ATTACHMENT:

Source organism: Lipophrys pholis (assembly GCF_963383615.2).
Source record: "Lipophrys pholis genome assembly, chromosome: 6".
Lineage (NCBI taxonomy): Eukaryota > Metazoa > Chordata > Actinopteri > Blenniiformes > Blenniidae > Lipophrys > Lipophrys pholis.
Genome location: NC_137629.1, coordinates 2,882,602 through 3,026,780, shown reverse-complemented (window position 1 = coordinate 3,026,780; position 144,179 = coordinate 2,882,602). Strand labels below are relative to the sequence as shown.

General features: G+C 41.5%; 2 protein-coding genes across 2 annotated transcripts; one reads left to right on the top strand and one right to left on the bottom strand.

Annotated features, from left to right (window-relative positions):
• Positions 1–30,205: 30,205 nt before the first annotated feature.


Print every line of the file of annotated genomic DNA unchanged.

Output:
Source organism: Lipophrys pholis (assembly GCF_963383615.2).
Source record: "Lipophrys pholis genome assembly, chromosome: 6".
Lineage (NCBI taxonomy): Eukaryota > Metazoa > Chordata > Actinopteri > Blenniiformes > Blenniidae > Lipophrys > Lipophrys pholis.
Genome location: NC_137629.1, coordinates 2,882,602 through 3,026,780, shown reverse-complemented (window position 1 = coordinate 3,026,780; position 144,179 = coordinate 2,882,602). Strand labels below are relative to the sequence as shown.

General features: G+C 41.5%; 2 protein-coding genes across 2 annotated transcripts; one reads left to right on the top strand and one right to left on the bottom strand.

Annotated features, from left to right (window-relative positions):
• Positions 1–30,205: 30,205 nt before the first annotated feature.